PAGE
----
New York City is the nation’s largest short-term rental market, facilitated by hosting websites such as Airbnb. This is understandable given the high cost of hotel rooms in the city. Unfortunately, most Airbnb-type rentals are illegal in New York City. A recent study found that over 50% of all units used as private short-term rentals on Airbnb appeared to violate both state and local laws. Stiff new fines have been enacted into law in an attempt to halt such illegal rentals. In at attempt to prevent hosts from running illegal hotels, Airbnb has announced that it will no longer permit hosts to have more than one listing at any single address in New York City (but hosts can have listings at different addresses).
Airbnb-type rentals can be unhosted or hosted. With an unhosted rental, the entire dwelling unit is left vacant for the short-term guests to occupy. The New York State Multiple Dwelling Law (MDL) establishes the standards for all buildings containing three or more dwelling units. The MDL flatly prohibits unhosted rentals of less than 30 days in “Class A” multiple dwellings—building occupied by three or more families living independently. In 2010, the MDL was amended to provide that Class A multiple dwellings can only be used for “permanent resident purposes”—this means that the units in such dwellings must be occupied for at least 30 or more consecutive days by the same person or family. (MDL, Article 1, Sections 4-7, 4-8.) Thus, one cannot rent out an apartment in a “Class A” multiple dwelling for less than 30 days, unless a “permanent resident” is present during the rental period. Such a permanent resident must be a “natural person”—that is, a human being; this eliminates corporate hosts.
The MDL is enforced in New York City by the Mayor’s Office of Special Enforcement. The OSE responds to complaints and can impose penalties for violations of the MDL of up to $2,500 per day. The city has also obtained court orders barring building owners from engaging in prohibited short-term rentals.
In addition, New York City enacted a new law in October of 2016 that makes it illegal to advertise a short-term rental that is prohibited by the MDL. This includes listing such rentals on Airbnb and other online short-term rental platforms. Fines for violations range from $1,000 for the first violation, to $5,000 for the second, to $7,500 for three or more violations. (N.Y.C. Admin. Code Sec. 27.287.1) It appears that such fines can be levied both on individuals hosts and on Airbnb or other rental platform. Airbnb filed suit in court to stop implementation of this law, claiming it violates the free speech guarantee of the First Amendment. New York announced it would not attempt to enforce the law until the suit was resolved.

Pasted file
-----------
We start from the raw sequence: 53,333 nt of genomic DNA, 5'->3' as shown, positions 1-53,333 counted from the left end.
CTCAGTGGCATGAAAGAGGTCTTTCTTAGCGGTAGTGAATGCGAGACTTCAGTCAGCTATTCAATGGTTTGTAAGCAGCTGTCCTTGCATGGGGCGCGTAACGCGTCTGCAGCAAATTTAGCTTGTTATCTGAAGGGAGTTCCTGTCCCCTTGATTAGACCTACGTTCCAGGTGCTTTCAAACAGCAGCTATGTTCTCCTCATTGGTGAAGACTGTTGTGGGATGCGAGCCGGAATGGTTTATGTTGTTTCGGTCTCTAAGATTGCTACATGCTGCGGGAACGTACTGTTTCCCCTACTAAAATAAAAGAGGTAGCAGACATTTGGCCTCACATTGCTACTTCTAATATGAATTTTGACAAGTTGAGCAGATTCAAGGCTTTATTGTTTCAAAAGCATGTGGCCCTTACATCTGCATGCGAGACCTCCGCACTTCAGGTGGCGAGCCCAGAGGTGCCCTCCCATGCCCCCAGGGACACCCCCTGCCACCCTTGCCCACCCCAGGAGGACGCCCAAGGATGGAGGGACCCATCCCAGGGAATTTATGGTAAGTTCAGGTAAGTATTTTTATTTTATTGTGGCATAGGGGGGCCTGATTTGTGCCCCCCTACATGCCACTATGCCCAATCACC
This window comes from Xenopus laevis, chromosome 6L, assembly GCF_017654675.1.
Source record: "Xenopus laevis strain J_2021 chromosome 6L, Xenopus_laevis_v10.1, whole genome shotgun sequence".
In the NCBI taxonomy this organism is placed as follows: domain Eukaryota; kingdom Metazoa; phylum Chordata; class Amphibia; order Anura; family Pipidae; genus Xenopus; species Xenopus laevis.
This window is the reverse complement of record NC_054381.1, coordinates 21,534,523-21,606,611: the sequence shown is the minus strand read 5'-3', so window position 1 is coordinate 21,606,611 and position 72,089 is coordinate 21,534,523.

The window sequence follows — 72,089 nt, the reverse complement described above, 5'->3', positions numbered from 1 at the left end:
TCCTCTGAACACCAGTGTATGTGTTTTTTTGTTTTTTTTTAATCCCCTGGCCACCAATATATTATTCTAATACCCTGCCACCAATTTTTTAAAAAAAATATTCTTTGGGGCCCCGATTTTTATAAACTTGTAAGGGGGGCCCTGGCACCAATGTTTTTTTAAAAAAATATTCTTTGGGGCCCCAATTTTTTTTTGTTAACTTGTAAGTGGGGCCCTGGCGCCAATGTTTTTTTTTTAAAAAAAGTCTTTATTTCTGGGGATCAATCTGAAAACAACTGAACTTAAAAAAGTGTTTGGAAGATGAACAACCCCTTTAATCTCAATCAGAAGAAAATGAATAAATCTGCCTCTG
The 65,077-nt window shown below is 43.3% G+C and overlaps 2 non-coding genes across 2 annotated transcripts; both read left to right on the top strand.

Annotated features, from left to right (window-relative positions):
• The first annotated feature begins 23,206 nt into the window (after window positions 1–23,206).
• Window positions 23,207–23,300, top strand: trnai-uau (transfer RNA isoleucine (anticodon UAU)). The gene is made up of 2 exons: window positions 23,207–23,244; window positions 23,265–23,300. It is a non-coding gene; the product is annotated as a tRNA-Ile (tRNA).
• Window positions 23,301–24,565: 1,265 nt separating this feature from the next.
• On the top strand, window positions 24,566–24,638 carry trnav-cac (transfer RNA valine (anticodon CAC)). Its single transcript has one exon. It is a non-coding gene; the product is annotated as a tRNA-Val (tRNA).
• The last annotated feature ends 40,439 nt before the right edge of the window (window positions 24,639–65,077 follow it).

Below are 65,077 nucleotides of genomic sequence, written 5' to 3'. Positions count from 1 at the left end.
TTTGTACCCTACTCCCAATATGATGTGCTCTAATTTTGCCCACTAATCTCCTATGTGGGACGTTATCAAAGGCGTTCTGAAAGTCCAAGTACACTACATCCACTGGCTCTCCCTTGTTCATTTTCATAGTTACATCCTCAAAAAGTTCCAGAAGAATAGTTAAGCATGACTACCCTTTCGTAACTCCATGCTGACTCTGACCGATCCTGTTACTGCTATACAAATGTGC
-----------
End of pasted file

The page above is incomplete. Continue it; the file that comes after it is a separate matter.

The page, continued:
The MDL does not prohibit:
However, all such rentals could violate various other laws.
All residential buildings in New York City must have a certificate of occupancy that declares the legal use and occupancy of the building. A change of occupancy from long-term residential to transient rental use requires amendment of the certificate. (New York City Admin. Code Section 28-118.3.3) An application must be filed and the unit undergo inspection by the city to make sure it meets the occupancy standards for such use. This would include compliance with the New York City fire and building codes which impose more stringent safety requirements on buildings that are used for transient residential occupancy. Violations could subject a building owner to fines.
Any prospective host who lives in rent controlled or stabilized housing should contact their local rent board to determine if the short-term rental of the dwelling unit is permitted. Violations of rent control/stabilization rules could lead to fines or even eviction. Visit the New York City Rent Guidelines Board website for information on rent control and rent stabilization issues.
The New York City Zoning Code establishes the areas in which transient rental buildings can be located. Violations of zoning laws can lead to substantial fines.
Residential leases typically prohibit tenant’s from subleasing their units without the landlords permission. Tenants who violate their leases by engaging in unauthorized rentals—short-term or otherwise—could face eviction. Tenants should check their leases and talk to their landlords before engaging in any short-term rentals.
Owners of units in coops and condominiums could also be barred from short-term renting. Coops and condominiums typically have rules prohibiting or limiting such rentals (however, older buildings may have no such restrictions). Violations could lead to fines or other penalties imposed by the cooperative or condominium association.
Hosts who engage in legal rentals in New York City may be required to obtain a special license or permit to operate a business in the City. For more information, visit New York City’s new business portal, business regulation finder, and New York Administrative Code (available under “ADC” on New York State’s website).
In addition, New York State and New York City each impose various taxes on hotels. These include a New York City hotel room occupancy tax, New York State sales tax, New York City sales tax, and the New York State hotel unit fee daily tax. Short-term rentals through Airbnb or other rental platforms may be subject to some or all of these taxes. Airbnb does not collect or remit such taxes for hosts in New York City, thus they must do so themselves. Information about hotel sales taxes is available on the New York State Department of Taxation’s website. Information about NYC hotel occupancy taxes is available on the City’s website.